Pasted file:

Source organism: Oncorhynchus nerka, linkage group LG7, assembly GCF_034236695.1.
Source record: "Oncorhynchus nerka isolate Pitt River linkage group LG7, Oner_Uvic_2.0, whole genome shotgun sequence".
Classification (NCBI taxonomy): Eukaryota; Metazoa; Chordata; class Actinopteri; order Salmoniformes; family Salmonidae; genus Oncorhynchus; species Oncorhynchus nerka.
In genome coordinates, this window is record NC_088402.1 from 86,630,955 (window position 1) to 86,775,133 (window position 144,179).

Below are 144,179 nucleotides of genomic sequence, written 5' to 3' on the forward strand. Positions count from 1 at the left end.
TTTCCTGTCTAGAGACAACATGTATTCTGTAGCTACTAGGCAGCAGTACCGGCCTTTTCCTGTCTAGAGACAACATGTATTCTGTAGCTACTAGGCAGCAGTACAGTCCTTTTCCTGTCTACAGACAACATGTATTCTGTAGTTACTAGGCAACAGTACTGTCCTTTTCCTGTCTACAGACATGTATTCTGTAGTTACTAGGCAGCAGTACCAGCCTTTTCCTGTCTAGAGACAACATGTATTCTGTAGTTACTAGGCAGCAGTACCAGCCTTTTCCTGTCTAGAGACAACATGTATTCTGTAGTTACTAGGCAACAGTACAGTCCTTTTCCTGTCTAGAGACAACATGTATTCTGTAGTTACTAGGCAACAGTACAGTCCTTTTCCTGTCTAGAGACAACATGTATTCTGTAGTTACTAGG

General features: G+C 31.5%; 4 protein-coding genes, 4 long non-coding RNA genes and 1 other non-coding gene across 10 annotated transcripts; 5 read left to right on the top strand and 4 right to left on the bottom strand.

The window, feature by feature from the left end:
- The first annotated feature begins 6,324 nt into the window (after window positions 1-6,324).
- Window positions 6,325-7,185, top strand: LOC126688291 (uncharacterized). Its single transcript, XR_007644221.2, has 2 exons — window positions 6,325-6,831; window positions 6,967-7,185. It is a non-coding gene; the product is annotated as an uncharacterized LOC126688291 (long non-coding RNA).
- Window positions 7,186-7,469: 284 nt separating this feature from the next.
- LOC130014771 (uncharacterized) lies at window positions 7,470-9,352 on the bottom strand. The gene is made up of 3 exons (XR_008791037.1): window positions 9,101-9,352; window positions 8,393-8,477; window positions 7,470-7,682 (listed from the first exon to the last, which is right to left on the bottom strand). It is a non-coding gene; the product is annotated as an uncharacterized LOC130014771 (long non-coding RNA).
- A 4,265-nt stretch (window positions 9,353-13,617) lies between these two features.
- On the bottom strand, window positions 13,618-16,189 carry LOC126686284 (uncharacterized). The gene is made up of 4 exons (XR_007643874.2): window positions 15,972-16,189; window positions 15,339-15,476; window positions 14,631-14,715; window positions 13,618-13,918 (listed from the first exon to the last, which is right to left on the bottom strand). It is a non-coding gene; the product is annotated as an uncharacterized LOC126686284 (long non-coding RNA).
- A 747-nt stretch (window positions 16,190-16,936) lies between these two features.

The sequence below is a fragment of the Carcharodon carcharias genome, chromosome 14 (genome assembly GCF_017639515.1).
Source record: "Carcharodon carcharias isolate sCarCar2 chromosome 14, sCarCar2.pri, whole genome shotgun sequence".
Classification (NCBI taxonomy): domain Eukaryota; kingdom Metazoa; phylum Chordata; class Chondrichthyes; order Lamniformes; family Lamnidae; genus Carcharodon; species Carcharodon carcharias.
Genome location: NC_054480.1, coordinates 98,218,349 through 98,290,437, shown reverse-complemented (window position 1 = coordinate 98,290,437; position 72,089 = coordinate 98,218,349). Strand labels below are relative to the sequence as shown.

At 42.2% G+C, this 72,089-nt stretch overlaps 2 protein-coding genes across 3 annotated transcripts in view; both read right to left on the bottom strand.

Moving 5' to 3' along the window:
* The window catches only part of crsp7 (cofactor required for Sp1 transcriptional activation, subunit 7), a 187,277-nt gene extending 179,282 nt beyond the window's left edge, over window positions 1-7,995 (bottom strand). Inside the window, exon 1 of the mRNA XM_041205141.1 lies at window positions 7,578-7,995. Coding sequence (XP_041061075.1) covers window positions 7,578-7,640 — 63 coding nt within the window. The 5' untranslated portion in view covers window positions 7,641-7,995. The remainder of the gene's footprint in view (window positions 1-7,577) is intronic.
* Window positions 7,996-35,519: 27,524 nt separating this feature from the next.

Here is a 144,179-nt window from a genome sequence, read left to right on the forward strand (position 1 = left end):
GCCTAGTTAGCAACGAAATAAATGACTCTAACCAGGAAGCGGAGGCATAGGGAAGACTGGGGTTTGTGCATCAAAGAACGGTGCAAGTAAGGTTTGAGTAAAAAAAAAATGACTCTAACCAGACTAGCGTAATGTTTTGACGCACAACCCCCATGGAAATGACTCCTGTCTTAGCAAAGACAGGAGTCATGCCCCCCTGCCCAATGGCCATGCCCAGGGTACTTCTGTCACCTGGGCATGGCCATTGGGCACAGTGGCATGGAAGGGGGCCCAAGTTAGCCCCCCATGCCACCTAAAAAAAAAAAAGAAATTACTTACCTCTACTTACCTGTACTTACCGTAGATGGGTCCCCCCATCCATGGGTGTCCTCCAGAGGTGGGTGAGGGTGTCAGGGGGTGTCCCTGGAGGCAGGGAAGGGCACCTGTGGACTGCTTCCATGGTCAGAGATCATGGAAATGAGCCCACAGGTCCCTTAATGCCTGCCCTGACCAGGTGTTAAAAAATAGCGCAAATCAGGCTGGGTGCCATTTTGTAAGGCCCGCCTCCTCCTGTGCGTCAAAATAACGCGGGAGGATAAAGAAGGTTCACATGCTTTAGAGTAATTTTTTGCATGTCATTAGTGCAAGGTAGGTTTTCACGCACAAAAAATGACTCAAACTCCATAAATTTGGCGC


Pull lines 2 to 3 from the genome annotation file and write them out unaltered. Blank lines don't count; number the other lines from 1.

Source record: "Oncorhynchus nerka isolate Pitt River linkage group LG7, Oner_Uvic_2.0, whole genome shotgun sequence".
Classification (NCBI taxonomy): Eukaryota; Metazoa; Chordata; class Actinopteri; order Salmoniformes; family Salmonidae; genus Oncorhynchus; species Oncorhynchus nerka.